Even though I wasn’t able to do my own presentation during Victoria’s food studies fiat lux, I really enjoyed getting to see my peers’ presentations about the history of kimchi and breadmaking. I came before our official studio class time and was able to appreciate the work and time my peers have poured into their projects this quarter, and especially resonated with the kimchi presentation: kimchi is a huge part of my own lived experience and I grew up watching my grandmother make season’s worth of kimchi in her tiny kitchen and her two hot-pink rubber-gloved hands. Every family has a different taste profile and recipe, which makes it such a beautifully rich and diverse dish and almost an entire food category of its own, and my grandma even has her own custom kimchi refrigerator: a refrigerator appliance built specifically for housing and fermenting jars of this liquid gold. I really appreciated how the group brought in so many varieties for people to taste, and interact with the content projected on the screen; it was so thoughtful and heartfelt and genuine.
Although I wasn’t able to present, I was able to finalize printing my product to show on Thursday, and ran into a whole host of printing and paper issues, as well as barriers in translating my digital design accurately into printed form with the limited resources we have at the print lab. In the end, I was able to produce two prototypes solely for the purpose of displaying and conveying my idea, to be supplemented with a projection of my PDF for more accurate reference of what I had in mind. I hope to be able to find a way to re-print my zine in a final, more clean version, to have a final product that represents what I had in mind. However, this may or may not be possible depending on the capabilities of our DMA printers and the paper I’m able to acquire on time.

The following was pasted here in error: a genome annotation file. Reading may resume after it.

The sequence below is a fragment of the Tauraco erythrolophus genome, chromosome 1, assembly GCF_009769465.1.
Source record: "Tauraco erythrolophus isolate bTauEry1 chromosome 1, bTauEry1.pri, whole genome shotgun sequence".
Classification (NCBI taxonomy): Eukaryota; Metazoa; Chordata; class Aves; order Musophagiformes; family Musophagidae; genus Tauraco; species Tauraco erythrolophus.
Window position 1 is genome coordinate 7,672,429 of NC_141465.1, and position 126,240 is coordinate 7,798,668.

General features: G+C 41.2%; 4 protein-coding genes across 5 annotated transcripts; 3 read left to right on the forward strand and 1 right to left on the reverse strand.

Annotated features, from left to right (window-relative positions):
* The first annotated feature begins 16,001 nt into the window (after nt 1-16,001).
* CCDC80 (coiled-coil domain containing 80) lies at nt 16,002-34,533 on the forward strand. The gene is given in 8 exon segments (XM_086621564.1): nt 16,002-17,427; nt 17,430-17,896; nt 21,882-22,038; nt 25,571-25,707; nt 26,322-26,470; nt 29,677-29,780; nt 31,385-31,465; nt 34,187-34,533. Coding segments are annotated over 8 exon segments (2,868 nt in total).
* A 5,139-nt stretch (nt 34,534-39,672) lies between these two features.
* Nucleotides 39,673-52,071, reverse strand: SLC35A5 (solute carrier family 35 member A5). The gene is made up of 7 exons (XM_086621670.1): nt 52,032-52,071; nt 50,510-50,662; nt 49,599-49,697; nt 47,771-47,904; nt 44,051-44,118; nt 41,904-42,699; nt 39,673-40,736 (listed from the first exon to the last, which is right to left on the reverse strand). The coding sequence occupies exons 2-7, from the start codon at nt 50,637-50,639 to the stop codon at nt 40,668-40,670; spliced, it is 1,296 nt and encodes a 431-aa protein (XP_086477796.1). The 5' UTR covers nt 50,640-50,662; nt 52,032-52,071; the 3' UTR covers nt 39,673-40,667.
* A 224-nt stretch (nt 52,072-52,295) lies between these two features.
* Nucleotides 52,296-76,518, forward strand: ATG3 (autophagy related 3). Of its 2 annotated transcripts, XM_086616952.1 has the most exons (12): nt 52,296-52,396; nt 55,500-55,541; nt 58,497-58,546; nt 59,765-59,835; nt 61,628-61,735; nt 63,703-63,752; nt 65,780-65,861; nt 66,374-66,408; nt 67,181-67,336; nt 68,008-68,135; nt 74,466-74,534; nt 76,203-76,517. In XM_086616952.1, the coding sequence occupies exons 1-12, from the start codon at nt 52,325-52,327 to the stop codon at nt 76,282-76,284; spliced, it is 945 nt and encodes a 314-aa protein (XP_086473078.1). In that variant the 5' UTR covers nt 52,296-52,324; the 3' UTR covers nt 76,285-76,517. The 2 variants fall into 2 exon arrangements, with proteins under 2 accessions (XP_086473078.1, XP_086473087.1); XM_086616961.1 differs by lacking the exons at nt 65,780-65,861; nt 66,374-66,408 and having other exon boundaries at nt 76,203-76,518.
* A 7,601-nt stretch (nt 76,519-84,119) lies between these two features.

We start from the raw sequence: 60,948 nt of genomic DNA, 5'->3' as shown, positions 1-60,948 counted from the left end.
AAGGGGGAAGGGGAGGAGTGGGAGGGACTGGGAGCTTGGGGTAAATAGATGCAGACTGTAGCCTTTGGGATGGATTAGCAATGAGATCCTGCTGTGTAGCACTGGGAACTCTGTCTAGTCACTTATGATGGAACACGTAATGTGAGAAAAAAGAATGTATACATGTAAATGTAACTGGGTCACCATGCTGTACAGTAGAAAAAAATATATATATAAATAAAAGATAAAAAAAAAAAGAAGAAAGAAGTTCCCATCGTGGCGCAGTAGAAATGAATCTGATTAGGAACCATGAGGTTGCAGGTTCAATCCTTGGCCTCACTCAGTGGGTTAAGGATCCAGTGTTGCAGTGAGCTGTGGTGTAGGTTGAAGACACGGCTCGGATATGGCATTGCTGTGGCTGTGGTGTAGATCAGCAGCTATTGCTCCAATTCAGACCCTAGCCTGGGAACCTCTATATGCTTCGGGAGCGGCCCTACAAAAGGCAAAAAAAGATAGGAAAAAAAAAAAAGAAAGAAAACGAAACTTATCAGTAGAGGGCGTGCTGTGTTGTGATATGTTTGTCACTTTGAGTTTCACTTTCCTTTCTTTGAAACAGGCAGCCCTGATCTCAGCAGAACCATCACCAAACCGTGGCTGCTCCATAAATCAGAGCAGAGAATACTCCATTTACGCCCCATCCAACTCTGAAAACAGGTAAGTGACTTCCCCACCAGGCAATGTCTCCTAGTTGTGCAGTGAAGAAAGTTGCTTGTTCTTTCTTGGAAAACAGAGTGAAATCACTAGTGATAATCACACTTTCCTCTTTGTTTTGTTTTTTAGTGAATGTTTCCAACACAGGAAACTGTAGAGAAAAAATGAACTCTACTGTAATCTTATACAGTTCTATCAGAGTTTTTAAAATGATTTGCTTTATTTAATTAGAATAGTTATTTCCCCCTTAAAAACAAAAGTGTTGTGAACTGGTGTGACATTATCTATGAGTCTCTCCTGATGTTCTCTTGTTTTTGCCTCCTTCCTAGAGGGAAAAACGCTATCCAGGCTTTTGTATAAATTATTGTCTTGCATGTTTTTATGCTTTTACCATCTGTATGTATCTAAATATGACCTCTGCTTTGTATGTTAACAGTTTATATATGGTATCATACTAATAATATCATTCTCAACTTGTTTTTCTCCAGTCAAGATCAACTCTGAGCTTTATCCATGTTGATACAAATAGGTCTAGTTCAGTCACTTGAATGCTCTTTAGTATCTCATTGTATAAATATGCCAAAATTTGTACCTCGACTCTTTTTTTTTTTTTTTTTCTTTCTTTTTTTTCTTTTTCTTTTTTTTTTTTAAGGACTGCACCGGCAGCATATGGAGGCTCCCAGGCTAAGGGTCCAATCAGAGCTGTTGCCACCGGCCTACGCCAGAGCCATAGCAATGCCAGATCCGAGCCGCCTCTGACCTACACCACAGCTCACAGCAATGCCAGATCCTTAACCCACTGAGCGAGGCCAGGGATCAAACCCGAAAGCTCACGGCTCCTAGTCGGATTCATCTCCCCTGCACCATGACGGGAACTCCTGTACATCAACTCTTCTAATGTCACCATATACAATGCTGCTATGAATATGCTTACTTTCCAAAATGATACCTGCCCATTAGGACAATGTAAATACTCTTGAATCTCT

I was so impressed by the conceptual ideas presented by my peers during class! I like that everyone’s final projects focused on entirely different things, as I feel like that is the beauty of our class and program with a very diverse set of interests. Each project tackled a very relevant, intriguing and gripping issue we currently face in our ever-accelerating culture, and really made me think deeply and feel deeply about the materials they presented. Annabeth’s group made such a cool immersive AR experience and incredibly professional renders that looked far beyond the timeline we had to work with, and conveyed strong emotional differences with environmental aesthetics. Ryan’s group’s piece was very visceral and made me reflect on my own experiences and understandings of chatGPT, since I hadn’t heard of its jailbreak capabilities until then, but was both mind-boggled and terrified upon finding out. Alexia and Matt’s piece almost moved me to tears and struck several chords that resonated with a lot of things I’ve been feeling in the last year, in so many ways both similar and adjacent to grief, loss and change. The words were beautiful and I really hope to be able to keep them in mind as I navigate the current uncertainties of my life.